[Page 146, line 1 ] talk …. was of mines this would start just south of Sudbury. Sudbury, Ontario, (copper and nickel) lies some 50 miles north of Georgian Bay, which is, one might say, a subsidiary lake of Lake Huron.

[Page 146, line 4] Klondike or Nome the first is in the Yukon territory of Canada and was the scene of the last of the great gold-rushes (1900); the second is in the West of Alaska, U.S.A. facing Siberia across the Bering Straits. It also had a gold rush at that time.

[Page 146, line 15] line of skirmishers … the day’s battle this is more accurate of manoeuvres than of actual battle but one must not forget that Kipling had seen troops go into action in South Africa as well as the annual manoeuvres in India.

[Page 146, line 22] gimleted looked at me with the pupils of his eyes drawn into tiny points.

[Page 147, line 2] half less than nothing a picturesque expression meaning “very little indeed”.

[Page 147, line 18] Eternal Mother-lode the legendary vein of ore begetting all others or at least putting them into the background.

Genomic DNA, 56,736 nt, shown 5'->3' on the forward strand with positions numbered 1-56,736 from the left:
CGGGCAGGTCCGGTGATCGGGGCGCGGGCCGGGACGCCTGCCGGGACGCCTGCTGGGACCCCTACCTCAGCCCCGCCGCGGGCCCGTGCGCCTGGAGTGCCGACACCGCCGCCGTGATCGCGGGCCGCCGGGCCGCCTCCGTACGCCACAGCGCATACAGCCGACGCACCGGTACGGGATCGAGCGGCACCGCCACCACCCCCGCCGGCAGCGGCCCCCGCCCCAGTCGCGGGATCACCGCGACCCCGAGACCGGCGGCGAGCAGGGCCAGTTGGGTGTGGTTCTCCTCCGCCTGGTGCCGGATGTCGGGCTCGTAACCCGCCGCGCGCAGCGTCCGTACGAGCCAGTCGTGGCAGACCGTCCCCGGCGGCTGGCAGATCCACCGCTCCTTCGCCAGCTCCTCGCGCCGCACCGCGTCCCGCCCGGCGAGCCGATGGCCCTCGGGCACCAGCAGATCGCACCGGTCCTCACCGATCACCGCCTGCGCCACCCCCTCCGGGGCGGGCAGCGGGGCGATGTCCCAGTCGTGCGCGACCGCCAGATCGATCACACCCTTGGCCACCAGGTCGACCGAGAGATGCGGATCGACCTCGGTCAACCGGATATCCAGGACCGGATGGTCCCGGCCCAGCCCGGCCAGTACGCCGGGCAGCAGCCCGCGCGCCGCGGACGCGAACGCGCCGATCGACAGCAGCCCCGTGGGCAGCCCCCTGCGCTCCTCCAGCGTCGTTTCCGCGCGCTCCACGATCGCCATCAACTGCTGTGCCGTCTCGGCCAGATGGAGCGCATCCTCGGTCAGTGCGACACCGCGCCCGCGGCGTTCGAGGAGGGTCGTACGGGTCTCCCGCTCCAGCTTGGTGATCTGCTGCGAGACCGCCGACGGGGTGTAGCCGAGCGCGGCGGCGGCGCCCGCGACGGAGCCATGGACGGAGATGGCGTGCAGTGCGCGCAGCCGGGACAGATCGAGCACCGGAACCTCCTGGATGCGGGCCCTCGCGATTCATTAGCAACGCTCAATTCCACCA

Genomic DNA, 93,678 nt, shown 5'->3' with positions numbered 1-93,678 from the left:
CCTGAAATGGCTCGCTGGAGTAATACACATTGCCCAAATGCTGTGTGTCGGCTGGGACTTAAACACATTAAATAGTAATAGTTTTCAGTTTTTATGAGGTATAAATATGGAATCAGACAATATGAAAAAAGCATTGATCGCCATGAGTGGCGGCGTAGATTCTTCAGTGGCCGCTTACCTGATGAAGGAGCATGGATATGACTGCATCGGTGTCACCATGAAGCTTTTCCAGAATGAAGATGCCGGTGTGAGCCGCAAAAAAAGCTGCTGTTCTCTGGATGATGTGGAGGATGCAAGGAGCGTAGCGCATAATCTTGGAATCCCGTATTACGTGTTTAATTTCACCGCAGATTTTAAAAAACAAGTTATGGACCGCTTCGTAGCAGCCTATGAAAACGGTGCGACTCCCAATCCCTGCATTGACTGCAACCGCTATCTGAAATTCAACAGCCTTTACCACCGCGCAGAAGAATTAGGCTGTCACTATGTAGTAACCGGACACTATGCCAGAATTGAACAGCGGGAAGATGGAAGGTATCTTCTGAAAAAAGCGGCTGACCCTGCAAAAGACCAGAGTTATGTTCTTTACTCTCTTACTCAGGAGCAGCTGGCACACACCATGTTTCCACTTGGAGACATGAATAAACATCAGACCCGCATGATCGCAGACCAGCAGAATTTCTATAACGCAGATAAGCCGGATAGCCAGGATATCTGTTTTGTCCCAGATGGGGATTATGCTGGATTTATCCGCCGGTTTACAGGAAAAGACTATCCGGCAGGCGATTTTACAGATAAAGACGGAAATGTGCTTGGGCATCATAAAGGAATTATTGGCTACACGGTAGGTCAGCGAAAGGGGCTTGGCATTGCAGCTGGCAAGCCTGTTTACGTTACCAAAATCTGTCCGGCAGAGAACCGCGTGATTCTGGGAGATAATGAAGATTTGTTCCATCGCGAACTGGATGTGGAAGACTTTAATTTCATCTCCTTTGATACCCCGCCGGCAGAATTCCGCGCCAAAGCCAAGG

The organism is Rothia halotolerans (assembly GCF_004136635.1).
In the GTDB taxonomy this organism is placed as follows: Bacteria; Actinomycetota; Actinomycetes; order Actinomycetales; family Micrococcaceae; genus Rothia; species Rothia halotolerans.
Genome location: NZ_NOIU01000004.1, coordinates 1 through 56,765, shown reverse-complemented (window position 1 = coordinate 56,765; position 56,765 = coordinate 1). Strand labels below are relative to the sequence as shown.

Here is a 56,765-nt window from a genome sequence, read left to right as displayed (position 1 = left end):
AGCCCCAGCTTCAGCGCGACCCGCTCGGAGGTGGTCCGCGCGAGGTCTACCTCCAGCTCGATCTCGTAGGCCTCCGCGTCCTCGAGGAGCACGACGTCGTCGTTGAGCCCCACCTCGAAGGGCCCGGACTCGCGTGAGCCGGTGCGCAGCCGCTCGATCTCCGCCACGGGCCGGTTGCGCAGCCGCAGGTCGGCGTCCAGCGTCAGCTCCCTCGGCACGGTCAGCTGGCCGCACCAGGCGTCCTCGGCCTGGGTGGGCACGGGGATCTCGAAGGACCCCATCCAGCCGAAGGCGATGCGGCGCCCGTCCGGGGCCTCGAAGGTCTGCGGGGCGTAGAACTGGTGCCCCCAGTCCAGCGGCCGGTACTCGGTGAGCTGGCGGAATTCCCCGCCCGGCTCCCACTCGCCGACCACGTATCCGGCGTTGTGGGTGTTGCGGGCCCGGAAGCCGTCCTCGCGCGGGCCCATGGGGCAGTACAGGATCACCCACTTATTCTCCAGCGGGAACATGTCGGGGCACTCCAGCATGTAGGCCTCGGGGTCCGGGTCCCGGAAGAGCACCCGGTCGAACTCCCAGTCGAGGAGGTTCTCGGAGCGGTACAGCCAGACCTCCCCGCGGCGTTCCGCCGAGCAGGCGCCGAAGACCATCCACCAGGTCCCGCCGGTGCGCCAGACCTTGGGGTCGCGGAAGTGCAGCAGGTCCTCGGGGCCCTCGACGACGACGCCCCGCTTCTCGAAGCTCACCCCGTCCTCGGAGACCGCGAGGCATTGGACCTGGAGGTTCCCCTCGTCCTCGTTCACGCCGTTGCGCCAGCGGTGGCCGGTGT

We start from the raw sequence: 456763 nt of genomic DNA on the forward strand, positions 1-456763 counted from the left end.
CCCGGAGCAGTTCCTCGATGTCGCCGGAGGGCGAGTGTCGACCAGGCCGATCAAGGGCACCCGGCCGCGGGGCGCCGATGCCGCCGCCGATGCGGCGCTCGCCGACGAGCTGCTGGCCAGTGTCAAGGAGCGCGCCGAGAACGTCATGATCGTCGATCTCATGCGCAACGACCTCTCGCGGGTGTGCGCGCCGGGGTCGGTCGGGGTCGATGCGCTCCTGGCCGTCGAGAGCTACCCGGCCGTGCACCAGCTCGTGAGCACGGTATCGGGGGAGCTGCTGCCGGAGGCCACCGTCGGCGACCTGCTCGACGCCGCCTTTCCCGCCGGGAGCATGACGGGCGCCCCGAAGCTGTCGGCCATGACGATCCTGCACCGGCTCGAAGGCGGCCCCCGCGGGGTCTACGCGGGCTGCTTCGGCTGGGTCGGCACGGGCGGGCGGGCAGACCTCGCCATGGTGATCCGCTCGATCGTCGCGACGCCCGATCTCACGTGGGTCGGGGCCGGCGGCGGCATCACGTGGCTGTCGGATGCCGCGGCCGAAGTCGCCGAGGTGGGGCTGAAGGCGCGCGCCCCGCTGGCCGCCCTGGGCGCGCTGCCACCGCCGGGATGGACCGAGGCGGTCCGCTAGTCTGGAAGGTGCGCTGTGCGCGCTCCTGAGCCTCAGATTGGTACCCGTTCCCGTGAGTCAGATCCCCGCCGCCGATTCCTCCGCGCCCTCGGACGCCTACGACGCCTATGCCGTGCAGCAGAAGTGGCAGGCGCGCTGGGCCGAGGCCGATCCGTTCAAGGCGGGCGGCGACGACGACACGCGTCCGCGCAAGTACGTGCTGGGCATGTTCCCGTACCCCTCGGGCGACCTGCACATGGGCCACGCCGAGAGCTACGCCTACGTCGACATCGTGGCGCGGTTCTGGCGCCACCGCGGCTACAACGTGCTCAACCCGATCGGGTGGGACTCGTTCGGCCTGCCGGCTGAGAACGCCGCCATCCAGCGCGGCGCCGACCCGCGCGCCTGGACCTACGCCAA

[Page 148, line 9] two towns as we are in Canada these must be Fort William and Port Arthur, right at the western extremity of Lake Superior. (See the note to lines17/18 below.)

[Page 148, line 10] Lloyds see our notes to “Bread upon the Waters” in The Day’s Work.

[Page 148, lines 17/18] Some day they must unite they did, on 1st January 1970, under the name of Thunder Bay.

[Page 148, line 13] they hate each other this rivalry between Canadian towns reaches a pitch unknown even in Scotland, or at least still did in the 1960s when the ORG was publshed

[Page 149, line 4] a snake-charmer to a lion tamer both deal with wild animals but need different kinds of judgment and skill.